As the festival noted in pre-programme release announcements, the number of local films making it into this year’s festival is considerably down on the bumper crop that peppered last year’s programme. There’s also a heavy lean to documentary, with no fiction features on the menu.
A good crop of 19 local short films features in the Homegrown sections of the programme, plus one in the Artists Cinema programme. The best-known are Stephen Kang’s Cannes winner Blue, Tammy Davis’ Ebony Society. Additional shorts will screen ahead of some feature presentations, including Sam Holst’s Cannes entry Meathead (with The Forgivenss of Blood) and David Coyle’s Where Dad Walked (with Tyrannosaur).
Last year, the festival screened 22 shorts within the Homegrown programme and 24 NZ films in the rest of the festival programme.
Six feature works make the cut this time around, all being (more or less) documentaries: Annie Goldson’s Brother Number One, Costa Botes Daytime Tiger, Florian Habicht’s Love Story (the festival’s opening film), Merata Mita’s Mana Waka, Sally Rowe’s A Matter of Taste and Park Kiyong’s Moving.
If nothing else, the selection demonstrates that NZ still has an extremely healthy and diverse doco community. Annie Goldson’s Brother Number One has been in production for a number of years and – with no disrespect to others – is probably the most anticipated of the local offerings.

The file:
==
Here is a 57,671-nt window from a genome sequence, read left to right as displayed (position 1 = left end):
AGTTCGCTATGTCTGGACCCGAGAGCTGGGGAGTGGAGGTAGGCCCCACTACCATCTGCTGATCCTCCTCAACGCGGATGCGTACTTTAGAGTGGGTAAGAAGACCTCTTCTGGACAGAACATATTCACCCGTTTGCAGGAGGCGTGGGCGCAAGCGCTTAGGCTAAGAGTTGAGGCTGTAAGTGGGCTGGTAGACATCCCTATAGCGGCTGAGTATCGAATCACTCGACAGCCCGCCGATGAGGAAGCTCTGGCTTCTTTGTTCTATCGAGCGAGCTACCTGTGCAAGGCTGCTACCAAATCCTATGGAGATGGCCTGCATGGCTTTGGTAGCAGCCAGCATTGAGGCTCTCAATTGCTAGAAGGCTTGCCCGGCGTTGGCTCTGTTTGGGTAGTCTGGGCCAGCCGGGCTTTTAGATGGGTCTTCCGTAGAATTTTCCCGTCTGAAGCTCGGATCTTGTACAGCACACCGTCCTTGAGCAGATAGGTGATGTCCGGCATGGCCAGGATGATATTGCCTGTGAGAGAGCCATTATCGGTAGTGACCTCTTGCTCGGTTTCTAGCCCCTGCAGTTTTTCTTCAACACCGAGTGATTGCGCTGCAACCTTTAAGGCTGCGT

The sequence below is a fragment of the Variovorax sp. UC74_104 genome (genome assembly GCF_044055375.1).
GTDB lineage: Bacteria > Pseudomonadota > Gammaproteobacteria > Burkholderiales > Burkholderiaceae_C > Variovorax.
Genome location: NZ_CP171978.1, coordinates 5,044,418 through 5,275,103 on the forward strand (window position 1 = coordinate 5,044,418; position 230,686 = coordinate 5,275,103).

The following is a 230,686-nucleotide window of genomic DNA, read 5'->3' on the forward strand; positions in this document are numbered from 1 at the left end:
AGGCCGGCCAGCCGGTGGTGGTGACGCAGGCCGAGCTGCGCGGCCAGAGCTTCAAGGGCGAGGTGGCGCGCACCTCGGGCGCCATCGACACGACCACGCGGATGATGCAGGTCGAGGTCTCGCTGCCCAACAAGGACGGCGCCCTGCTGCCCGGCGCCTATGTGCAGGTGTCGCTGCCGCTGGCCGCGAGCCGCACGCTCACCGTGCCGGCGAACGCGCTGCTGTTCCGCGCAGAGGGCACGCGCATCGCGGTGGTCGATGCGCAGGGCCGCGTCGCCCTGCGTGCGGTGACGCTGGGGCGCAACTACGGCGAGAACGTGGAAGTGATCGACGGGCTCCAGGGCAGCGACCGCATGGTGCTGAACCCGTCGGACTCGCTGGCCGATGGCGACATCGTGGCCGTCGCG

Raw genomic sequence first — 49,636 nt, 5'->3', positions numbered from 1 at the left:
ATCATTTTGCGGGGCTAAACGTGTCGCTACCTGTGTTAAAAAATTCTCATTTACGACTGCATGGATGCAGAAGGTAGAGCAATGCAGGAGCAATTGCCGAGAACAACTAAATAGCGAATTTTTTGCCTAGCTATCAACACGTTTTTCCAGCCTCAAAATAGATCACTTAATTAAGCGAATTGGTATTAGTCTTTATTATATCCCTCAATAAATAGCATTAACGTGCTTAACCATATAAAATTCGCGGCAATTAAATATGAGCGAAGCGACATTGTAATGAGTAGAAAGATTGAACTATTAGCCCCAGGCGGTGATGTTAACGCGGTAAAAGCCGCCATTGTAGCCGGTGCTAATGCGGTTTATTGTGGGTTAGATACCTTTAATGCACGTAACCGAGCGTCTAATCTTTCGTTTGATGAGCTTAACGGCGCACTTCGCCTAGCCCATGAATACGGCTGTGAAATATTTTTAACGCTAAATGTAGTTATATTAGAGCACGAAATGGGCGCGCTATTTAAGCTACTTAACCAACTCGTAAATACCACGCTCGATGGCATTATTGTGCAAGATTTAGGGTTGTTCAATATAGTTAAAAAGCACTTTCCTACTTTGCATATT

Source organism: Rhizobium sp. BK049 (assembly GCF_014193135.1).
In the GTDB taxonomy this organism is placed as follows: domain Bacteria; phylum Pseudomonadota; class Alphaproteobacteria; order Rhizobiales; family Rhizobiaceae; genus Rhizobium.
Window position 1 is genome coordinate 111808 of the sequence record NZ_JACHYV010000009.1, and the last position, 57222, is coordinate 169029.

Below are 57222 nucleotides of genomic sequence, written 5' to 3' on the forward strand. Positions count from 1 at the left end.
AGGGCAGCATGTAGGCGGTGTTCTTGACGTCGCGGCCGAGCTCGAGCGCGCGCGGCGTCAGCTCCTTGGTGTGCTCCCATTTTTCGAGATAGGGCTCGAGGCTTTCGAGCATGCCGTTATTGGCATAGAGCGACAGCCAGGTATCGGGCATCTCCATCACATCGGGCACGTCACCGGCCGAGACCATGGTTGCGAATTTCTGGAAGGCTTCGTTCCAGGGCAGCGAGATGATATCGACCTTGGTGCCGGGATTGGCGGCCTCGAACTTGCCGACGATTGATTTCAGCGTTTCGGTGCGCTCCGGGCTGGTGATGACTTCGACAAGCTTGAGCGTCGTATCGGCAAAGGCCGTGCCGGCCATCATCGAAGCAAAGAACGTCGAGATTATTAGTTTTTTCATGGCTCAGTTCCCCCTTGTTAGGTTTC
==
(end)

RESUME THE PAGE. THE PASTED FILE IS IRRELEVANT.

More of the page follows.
It was pitched at Documentary Edge, back in the day (2009) when it was still the DOC NZ Forum. It was at the same event that Goldson and producer James Bellamy met Academy Award winner Peter Gilbert, who subsequently joined the project as DOP.
Of the international offering, diversity is again the word, coming from all continents (unless one includes Antartica) although there’s a preponderance of films from the US. This year’s Asian contingent looks strong, with several films already awarded elsewhere putting in appearances.
From across the ditch, three entries arrive, brought to you by the letter S: Matthew Bates’ Sundance-debuted Shut Up Little Man!, Julia Leigh’s Cannes (main competition) entry Sleeping Beauty and Justin Kurzel’s Cannes (Critics Week) entry Snowtown. Kurzel and actor Daniel Henshall will do the Q&A thing at Auckland screenings on 21 and 22 July. Shut Up Little Man! screens as part of the Incredibly Strange selection.
Other international guests who’ll accompany their films include US documentary maker Morgan Spurlock (POM Wonderful presents: The Greatest Movie Ever Sold); American Ti West (The Innkeepers); and Kiwi expat Sally Rowe (A Matter of Taste: Serving up Paul Liebrandt).
Of the locals, all will appear except – obviously – the late Merata Mita. Goldson’s, Botes’ and Park’s films all receive their world premiere screenings in Auckland.